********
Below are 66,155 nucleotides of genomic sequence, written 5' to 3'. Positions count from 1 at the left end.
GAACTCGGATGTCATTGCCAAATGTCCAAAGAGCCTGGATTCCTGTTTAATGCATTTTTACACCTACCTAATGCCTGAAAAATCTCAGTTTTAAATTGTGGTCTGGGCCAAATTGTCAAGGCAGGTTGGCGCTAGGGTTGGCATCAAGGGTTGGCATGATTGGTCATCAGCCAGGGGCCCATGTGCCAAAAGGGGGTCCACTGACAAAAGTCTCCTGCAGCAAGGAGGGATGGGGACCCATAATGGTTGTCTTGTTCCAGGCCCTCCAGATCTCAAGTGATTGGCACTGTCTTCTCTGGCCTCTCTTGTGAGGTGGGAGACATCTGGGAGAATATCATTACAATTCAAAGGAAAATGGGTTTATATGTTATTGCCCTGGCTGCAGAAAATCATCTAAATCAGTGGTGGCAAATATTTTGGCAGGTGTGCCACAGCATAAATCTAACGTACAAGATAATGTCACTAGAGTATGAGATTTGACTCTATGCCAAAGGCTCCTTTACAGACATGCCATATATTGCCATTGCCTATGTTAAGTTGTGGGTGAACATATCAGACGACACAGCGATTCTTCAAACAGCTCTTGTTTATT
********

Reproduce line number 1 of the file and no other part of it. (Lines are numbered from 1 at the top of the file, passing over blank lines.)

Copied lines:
Below are 66,155 nucleotides of genomic sequence, written 5' to 3'. Positions count from 1 at the left end.